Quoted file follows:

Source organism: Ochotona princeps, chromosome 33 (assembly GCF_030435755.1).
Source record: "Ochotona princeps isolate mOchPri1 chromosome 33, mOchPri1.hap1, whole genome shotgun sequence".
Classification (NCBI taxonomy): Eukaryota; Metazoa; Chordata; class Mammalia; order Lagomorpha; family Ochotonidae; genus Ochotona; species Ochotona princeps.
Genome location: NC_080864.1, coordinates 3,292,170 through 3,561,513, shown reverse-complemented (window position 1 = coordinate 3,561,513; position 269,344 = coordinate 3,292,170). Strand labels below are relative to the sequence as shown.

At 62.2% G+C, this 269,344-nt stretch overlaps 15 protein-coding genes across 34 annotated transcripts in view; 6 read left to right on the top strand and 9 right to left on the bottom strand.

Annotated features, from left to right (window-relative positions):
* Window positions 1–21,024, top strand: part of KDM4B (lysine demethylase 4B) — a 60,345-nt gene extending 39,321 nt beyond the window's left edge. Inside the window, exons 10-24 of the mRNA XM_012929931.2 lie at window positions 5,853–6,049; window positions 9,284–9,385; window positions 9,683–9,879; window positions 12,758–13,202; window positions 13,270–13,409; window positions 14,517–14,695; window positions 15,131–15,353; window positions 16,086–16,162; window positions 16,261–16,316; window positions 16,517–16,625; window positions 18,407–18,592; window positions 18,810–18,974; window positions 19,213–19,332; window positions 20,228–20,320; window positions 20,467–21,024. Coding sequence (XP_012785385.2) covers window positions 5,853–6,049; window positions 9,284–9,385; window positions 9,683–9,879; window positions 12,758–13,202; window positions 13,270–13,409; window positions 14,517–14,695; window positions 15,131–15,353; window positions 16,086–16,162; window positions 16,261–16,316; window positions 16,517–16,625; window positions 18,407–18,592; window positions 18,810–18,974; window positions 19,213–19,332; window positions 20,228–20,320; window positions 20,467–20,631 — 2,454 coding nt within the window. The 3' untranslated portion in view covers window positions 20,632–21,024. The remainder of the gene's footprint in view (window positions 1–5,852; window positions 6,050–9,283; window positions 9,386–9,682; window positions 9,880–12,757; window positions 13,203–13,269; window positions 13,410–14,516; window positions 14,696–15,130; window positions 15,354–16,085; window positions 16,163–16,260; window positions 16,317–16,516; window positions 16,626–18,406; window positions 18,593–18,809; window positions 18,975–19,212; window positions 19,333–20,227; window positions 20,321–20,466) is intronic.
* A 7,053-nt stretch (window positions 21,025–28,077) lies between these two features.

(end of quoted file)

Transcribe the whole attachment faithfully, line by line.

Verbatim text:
Source organism: Ochotona princeps, chromosome 33 (assembly GCF_030435755.1).
Source record: "Ochotona princeps isolate mOchPri1 chromosome 33, mOchPri1.hap1, whole genome shotgun sequence".
Classification (NCBI taxonomy): Eukaryota; Metazoa; Chordata; class Mammalia; order Lagomorpha; family Ochotonidae; genus Ochotona; species Ochotona princeps.
Genome location: NC_080864.1, coordinates 3,292,170 through 3,561,513, shown reverse-complemented (window position 1 = coordinate 3,561,513; position 269,344 = coordinate 3,292,170). Strand labels below are relative to the sequence as shown.

At 62.2% G+C, this 269,344-nt stretch overlaps 15 protein-coding genes across 34 annotated transcripts in view; 6 read left to right on the top strand and 9 right to left on the bottom strand.

Annotated features, from left to right (window-relative positions):
* Window positions 1–21,024, top strand: part of KDM4B (lysine demethylase 4B) — a 60,345-nt gene extending 39,321 nt beyond the window's left edge. Inside the window, exons 10-24 of the mRNA XM_012929931.2 lie at window positions 5,853–6,049; window positions 9,284–9,385; window positions 9,683–9,879; window positions 12,758–13,202; window positions 13,270–13,409; window positions 14,517–14,695; window positions 15,131–15,353; window positions 16,086–16,162; window positions 16,261–16,316; window positions 16,517–16,625; window positions 18,407–18,592; window positions 18,810–18,974; window positions 19,213–19,332; window positions 20,228–20,320; window positions 20,467–21,024. Coding sequence (XP_012785385.2) covers window positions 5,853–6,049; window positions 9,284–9,385; window positions 9,683–9,879; window positions 12,758–13,202; window positions 13,270–13,409; window positions 14,517–14,695; window positions 15,131–15,353; window positions 16,086–16,162; window positions 16,261–16,316; window positions 16,517–16,625; window positions 18,407–18,592; window positions 18,810–18,974; window positions 19,213–19,332; window positions 20,228–20,320; window positions 20,467–20,631 — 2,454 coding nt within the window. The 3' untranslated portion in view covers window positions 20,632–21,024. The remainder of the gene's footprint in view (window positions 1–5,852; window positions 6,050–9,283; window positions 9,386–9,682; window positions 9,880–12,757; window positions 13,203–13,269; window positions 13,410–14,516; window positions 14,696–15,130; window positions 15,354–16,085; window positions 16,163–16,260; window positions 16,317–16,516; window positions 16,626–18,406; window positions 18,593–18,809; window positions 18,975–19,212; window positions 19,333–20,227; window positions 20,321–20,466) is intronic.
* A 7,053-nt stretch (window positions 21,025–28,077) lies between these two features.